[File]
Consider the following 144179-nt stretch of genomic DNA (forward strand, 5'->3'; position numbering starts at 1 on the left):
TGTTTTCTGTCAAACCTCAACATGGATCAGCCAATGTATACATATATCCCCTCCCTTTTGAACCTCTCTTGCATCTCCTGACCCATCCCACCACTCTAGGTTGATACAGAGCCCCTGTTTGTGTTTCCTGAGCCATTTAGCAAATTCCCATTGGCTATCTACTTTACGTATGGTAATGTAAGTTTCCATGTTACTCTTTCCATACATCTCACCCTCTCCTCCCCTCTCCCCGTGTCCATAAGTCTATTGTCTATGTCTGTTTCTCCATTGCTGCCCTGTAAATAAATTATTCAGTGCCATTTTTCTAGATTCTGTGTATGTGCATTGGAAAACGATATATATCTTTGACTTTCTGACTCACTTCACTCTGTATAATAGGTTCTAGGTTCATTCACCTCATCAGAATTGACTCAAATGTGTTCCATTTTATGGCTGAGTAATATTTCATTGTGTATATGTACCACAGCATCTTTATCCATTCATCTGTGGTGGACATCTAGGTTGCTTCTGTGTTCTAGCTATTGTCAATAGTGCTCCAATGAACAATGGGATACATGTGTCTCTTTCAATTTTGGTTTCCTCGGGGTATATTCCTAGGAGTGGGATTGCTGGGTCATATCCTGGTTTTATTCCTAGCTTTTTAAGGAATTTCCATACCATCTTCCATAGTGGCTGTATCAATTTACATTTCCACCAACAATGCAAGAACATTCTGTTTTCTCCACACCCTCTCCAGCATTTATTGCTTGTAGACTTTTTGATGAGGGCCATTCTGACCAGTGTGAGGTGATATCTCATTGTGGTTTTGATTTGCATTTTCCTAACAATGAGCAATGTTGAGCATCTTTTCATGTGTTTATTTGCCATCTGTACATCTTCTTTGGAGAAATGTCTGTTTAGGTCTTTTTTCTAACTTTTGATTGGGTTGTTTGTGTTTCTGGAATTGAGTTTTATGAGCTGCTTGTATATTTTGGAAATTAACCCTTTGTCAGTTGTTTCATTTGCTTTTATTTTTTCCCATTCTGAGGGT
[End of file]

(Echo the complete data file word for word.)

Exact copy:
Consider the following 144179-nt stretch of genomic DNA (forward strand, 5'->3'; position numbering starts at 1 on the left):
TGTTTTCTGTCAAACCTCAACATGGATCAGCCAATGTATACATATATCCCCTCCCTTTTGAACCTCTCTTGCATCTCCTGACCCATCCCACCACTCTAGGTTGATACAGAGCCCCTGTTTGTGTTTCCTGAGCCATTTAGCAAATTCCCATTGGCTATCTACTTTACGTATGGTAATGTAAGTTTCCATGTTACTCTTTCCATACATCTCACCCTCTCCTCCCCTCTCCCCGTGTCCATAAGTCTATTGTCTATGTCTGTTTCTCCATTGCTGCCCTGTAAATAAATTATTCAGTGCCATTTTTCTAGATTCTGTGTATGTGCATTGGAAAACGATATATATCTTTGACTTTCTGACTCACTTCACTCTGTATAATAGGTTCTAGGTTCATTCACCTCATCAGAATTGACTCAAATGTGTTCCATTTTATGGCTGAGTAATATTTCATTGTGTATATGTACCACAGCATCTTTATCCATTCATCTGTGGTGGACATCTAGGTTGCTTCTGTGTTCTAGCTATTGTCAATAGTGCTCCAATGAACAATGGGATACATGTGTCTCTTTCAATTTTGGTTTCCTCGGGGTATATTCCTAGGAGTGGGATTGCTGGGTCATATCCTGGTTTTATTCCTAGCTTTTTAAGGAATTTCCATACCATCTTCCATAGTGGCTGTATCAATTTACATTTCCACCAACAATGCAAGAACATTCTGTTTTCTCCACACCCTCTCCAGCATTTATTGCTTGTAGACTTTTTGATGAGGGCCATTCTGACCAGTGTGAGGTGATATCTCATTGTGGTTTTGATTTGCATTTTCCTAACAATGAGCAATGTTGAGCATCTTTTCATGTGTTTATTTGCCATCTGTACATCTTCTTTGGAGAAATGTCTGTTTAGGTCTTTTTTCTAACTTTTGATTGGGTTGTTTGTGTTTCTGGAATTGAGTTTTATGAGCTGCTTGTATATTTTGGAAATTAACCCTTTGTCAGTTGTTTCATTTGCTTTTATTTTTTCCCATTCTGAGGGT